When I was a kid, I was always disappointed when my parents told me that my Grandma Riggle was going to babysit. She wouldn’t let me watch TV or eat junk food. Instead, she’d take me to boring church or make me sit down at her dining room table and learn Catholic prayers with a creepy portrait of Jesus watching me from behind.
I distinctly remember a time when I was 14 and depressed, and my grandmother came over to check on me. She walked into the computer room, where I spent most of my time, and looked at my screen, which had a picture of the piano player Ben Folds on it. In the picture, he seemed contemplative, perhaps even a little bit melancholy.
“He looks depressed and sad,” my grandma said. “You need a picture of happy, smiling people. Take that off.”
“Um,” I said, not quite knowing how to respond.
“Do you feel like crying?”
“Well, you should really change that picture to a happy one.”
At the time, I was incredibly angry, as evidenced by the expletives I wrote about the incident on my online diary, my Deadjournal. I just didn’t understand my grandma. So what if I was sad? I was punk rock. An atheist. At least I wasn’t like her, believing in a G-d that didn’t exist. Once she said she tried to baptize me in the sink when I was a baby, and it “didn’t work.” What did that even mean? Did I splash the water away because I was some kind of heathen?
When my other grandma, Grandma Wakefield, and her husband, my grandpa, died when I was a teenager, Grandma Riggle became my only living grandparent left. She was never the stereotypical grandmother like Grandma Wakefield, who loved to bird watch, make Christmas cookies and spoil me with all the craft supplies and coloring books I could ask for.
However, as I grew up, I learned to appreciate Grandma Riggle for who she was. Whenever I came home from college, I’d visit her and she’d ask me if I was going to church. I was still an atheist and would dodge the question because I felt guilty that I wasn’t living up to her standards.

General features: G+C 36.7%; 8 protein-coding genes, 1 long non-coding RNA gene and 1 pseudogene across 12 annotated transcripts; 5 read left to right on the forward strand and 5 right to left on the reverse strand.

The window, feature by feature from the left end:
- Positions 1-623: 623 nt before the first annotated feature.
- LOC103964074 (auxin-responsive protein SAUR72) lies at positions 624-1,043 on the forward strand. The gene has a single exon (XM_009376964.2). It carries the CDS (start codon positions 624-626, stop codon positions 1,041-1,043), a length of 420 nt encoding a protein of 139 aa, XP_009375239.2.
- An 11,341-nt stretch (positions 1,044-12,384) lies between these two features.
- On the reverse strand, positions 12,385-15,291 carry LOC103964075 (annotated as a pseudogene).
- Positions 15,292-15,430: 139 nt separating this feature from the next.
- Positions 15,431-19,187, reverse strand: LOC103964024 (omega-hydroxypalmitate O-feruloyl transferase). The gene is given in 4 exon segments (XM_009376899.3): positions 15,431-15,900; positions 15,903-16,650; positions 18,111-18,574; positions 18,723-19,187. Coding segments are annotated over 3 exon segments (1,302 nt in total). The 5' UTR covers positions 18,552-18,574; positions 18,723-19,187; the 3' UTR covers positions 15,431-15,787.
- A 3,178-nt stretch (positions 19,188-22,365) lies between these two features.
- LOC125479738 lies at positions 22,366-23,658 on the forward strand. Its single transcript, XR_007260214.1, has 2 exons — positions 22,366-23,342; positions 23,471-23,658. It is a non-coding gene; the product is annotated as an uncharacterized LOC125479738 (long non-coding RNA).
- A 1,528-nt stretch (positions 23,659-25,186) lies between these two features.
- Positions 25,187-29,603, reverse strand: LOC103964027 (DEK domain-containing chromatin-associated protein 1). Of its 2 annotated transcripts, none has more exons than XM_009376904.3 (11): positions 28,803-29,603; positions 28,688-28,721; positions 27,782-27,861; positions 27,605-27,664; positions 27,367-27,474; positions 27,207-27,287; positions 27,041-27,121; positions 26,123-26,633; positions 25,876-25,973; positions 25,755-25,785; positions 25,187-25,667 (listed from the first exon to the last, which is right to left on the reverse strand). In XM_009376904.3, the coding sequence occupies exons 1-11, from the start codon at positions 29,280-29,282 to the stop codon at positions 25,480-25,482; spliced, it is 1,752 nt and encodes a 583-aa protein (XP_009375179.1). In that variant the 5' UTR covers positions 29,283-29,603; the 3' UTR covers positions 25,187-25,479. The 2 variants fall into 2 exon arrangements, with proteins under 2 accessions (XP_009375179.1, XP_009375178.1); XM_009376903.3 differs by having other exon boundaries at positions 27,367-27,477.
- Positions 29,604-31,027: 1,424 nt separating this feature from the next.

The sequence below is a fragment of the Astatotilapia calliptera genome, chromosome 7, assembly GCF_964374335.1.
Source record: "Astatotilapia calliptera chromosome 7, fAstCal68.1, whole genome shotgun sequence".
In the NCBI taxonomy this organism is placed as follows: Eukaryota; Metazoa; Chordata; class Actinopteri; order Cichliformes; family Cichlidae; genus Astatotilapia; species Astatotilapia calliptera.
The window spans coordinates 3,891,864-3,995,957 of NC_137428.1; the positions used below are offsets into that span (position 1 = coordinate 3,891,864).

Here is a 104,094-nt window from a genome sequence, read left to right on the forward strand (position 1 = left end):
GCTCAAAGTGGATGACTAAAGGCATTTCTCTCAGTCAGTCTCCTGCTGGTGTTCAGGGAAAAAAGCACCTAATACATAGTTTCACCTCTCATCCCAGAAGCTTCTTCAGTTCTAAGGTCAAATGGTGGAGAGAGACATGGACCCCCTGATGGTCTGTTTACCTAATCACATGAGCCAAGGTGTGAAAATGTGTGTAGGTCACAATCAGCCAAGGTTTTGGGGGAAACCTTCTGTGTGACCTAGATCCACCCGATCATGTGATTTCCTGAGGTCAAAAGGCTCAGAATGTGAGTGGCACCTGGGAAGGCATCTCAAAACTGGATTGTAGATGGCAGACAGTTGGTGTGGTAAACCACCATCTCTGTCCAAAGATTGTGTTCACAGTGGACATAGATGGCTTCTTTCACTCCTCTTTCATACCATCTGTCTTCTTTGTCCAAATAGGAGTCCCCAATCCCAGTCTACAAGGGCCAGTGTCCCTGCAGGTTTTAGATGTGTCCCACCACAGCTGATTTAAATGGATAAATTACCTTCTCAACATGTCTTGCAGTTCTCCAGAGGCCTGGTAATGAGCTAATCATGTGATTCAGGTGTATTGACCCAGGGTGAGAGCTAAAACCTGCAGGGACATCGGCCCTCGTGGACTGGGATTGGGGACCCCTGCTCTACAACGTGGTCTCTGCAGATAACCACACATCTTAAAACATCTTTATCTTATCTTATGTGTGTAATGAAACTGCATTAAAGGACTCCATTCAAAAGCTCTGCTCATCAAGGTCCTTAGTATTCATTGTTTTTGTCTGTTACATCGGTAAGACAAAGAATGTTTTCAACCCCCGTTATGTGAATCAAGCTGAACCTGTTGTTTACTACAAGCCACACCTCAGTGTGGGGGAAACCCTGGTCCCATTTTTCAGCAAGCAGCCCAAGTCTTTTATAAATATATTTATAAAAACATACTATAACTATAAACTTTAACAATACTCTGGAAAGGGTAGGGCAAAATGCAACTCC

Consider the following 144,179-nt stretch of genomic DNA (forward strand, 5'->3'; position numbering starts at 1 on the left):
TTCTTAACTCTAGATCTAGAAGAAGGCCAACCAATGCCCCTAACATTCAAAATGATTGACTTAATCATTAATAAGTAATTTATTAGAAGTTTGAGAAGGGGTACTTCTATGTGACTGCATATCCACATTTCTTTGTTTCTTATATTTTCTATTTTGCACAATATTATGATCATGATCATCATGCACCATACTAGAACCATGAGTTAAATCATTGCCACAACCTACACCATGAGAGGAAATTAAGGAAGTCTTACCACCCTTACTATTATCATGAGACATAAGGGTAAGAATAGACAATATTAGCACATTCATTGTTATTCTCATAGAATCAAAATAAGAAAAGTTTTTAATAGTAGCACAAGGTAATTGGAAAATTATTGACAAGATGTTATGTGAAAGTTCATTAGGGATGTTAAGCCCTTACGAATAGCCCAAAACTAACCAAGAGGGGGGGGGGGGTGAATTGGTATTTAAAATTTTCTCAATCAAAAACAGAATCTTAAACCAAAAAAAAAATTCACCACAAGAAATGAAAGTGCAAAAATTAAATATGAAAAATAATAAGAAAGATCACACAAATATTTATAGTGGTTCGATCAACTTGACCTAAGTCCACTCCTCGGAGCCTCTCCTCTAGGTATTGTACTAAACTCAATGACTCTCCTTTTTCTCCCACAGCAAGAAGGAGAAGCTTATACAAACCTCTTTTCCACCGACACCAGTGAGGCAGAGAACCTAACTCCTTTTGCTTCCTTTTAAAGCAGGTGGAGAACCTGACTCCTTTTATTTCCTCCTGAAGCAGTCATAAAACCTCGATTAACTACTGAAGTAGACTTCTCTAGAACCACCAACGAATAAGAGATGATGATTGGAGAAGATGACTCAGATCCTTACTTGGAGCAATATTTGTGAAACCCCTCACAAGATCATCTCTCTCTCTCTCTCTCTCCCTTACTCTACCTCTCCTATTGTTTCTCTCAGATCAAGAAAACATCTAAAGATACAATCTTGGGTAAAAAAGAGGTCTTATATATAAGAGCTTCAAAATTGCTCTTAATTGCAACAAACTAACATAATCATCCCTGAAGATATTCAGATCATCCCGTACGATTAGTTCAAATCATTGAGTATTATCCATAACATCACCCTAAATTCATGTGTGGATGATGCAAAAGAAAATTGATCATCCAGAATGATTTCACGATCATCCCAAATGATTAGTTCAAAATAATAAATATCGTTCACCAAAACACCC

As I grew up, I learned to appreciate Grandma Riggle for who she was.
By that point, I didn’t want to let her down. She was always encouraging. She told me how good it was that I was majoring in journalism. No matter what I did, she said it was good. I got an internship? Good. I made the dean’s list? Good.
“You’re smart,” she said. “You’re going places.”
She was the only family member to consistently give me a hug and tell me, “I love you” out loud. I came to truly see her as a grandmother, that source of warmth and comfort I craved and needed.
Years after I graduated college, I converted to Judaism and began living an Orthodox Jewish life with my husband, Daniel Lobell. I never got the courage to tell my grandmother that I converted — not that it mattered so much since she started getting dementia and wouldn’t remember it anyway. When she asked me if I was going to church, I said, “Yes,” counting shul as church.
“Good,” she said with a smile.
Every year, Daniel and I would visit our families on the East Coast around Thanksgiving, and one of our favorite parts of our trip was visiting my grandmother. I’d cry when I left her house because she was getting into her 90s and forgetting my name. I wasn’t sure if I’d see her again the following year.
This past Thanksgiving, Daniel and I visited my grandma and took Sophie, our 17-month-old daughter, with us. Sophie walked around my grandma’s house, following her up the stairs and picking up all sorts of knick-knacks to play with. The sight of this baby thrilled my grandmother.
“I can’t believe it!” she kept saying, watching Sophie walk. “That’s a baby! She’s good.”
A little over a month ago, my grandmother fell in the night. After hip surgery and a bout of COVID-19 in a nursing home, she was sent home. The outlook was not good. It was all too stressful for her. Her condition got worse and worse.
I flew home to see her as soon as I could, praying on the plane that she wouldn’t pass before I got to say goodbye. Thankfully, she held on.
While I was there, I spent one of the best days of my life with her. I knew it was the best as it was happening. It’s strange because it was such a sad moment, but I was just so happy I could be there at the end. That I could take care of her, if only for a day.
I fed her melted ice cream, one little spoonful at a time. I played Catholic songs for her and brushed her hair. I Facetimed with Daniel and Sophie so my grandma could hear Sophie’s voice. I took some photos with her and told her to hang in there and that I’d see her again. I prayed to G-d I’d see her again.
Exhausted, I cried myself to sleep on the plane ride back home.
She died a few days later.
As a kid, I misunderstood my grandmother. I didn’t know the tragedy she had gone through, losing two siblings and a son and ending up divorced with five children to take care of.
But when I became an observant Jew, I felt a special kinship with her. We were both the most religious people in our family, even though we were of different religions. In a way, maybe all of her teachings worked. I inherited her passion for spirituality and G-d. It was the greatest gift she could have given me.
Because of her, my life is meaningful. My life is fulfilling. My life is good.
Kylie Ora Lobell is a writer for the Jewish Journal of Los Angeles, The Forward, Tablet Magazine, Aish, and Chabad.org and the author of the first children’s book for the children of Jewish converts, “Jewish Just Like You.”